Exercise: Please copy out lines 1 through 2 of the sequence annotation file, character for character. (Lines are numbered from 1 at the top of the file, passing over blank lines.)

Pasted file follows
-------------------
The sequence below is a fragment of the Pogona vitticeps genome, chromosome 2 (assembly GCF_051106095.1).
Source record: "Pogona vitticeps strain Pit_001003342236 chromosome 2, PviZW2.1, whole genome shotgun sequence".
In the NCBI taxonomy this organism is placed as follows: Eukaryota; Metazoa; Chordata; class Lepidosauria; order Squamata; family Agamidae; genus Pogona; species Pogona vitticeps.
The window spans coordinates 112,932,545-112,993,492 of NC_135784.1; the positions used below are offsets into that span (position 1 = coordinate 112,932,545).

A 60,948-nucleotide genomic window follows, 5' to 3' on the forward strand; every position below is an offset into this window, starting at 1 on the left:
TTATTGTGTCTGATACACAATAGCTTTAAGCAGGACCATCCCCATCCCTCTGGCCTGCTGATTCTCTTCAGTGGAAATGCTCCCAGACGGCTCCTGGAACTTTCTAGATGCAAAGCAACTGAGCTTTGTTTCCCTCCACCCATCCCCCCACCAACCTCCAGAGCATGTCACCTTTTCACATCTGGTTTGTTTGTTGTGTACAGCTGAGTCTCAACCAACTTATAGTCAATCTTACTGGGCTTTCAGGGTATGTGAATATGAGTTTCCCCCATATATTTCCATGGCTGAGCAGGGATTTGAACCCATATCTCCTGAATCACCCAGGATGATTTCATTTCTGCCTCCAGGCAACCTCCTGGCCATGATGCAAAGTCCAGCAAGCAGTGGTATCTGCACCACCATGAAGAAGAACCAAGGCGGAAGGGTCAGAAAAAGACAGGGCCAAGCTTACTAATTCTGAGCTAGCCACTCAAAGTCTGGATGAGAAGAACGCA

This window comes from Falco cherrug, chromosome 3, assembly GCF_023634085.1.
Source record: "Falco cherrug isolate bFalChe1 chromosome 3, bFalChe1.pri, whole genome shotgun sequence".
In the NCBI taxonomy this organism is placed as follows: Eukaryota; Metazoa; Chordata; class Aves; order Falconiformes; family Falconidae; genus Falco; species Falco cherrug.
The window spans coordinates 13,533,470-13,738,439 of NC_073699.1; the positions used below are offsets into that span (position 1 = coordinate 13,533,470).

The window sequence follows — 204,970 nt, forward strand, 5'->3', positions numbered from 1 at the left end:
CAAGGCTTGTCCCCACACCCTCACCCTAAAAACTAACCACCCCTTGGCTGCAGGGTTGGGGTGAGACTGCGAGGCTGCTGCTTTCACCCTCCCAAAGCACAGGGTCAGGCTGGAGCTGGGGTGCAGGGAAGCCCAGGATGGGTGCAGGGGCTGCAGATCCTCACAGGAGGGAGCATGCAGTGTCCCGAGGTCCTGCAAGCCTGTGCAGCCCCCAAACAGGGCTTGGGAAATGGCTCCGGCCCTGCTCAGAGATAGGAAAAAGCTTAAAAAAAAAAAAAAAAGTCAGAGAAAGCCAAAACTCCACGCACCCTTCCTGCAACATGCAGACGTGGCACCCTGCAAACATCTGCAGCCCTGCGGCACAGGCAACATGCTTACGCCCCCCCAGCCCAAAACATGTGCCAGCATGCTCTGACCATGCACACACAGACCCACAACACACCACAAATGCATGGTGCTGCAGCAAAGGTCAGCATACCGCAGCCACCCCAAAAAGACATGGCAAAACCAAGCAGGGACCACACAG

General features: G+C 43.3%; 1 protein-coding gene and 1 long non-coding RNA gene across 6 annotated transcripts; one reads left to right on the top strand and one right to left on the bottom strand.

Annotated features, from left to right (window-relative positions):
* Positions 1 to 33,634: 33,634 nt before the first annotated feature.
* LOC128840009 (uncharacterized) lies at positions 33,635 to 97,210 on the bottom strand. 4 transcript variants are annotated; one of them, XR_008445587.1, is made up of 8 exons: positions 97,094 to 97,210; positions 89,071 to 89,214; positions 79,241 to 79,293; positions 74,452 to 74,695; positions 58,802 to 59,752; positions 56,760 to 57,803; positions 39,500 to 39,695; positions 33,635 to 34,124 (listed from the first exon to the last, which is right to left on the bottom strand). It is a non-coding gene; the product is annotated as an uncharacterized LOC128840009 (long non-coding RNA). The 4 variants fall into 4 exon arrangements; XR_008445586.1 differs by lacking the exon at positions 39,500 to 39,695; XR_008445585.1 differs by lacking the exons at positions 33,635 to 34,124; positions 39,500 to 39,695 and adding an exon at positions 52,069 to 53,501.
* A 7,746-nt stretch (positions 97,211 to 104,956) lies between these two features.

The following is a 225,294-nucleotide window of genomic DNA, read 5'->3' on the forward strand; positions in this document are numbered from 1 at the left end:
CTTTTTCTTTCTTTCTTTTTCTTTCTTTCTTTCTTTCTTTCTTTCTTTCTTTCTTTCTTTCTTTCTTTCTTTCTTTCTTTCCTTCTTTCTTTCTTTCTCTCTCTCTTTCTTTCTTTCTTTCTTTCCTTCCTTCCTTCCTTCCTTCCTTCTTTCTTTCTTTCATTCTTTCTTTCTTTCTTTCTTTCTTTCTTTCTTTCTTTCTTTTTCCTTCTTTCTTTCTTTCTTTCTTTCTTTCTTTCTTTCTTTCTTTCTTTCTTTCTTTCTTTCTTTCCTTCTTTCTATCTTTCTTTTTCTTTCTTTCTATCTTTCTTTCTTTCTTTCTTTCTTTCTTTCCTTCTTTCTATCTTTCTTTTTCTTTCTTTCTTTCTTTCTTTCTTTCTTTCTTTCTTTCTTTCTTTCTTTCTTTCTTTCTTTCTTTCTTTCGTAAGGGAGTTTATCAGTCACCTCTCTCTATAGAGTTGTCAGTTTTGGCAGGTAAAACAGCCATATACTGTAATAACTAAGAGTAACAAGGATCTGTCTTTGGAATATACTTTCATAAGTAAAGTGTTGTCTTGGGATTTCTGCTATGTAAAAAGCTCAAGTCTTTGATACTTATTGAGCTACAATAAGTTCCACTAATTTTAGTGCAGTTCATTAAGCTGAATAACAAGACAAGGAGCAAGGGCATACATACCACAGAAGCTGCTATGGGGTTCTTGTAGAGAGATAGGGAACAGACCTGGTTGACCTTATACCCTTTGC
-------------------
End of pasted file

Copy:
The sequence below is a fragment of the Pogona vitticeps genome, chromosome 2 (assembly GCF_051106095.1).
Source record: "Pogona vitticeps strain Pit_001003342236 chromosome 2, PviZW2.1, whole genome shotgun sequence".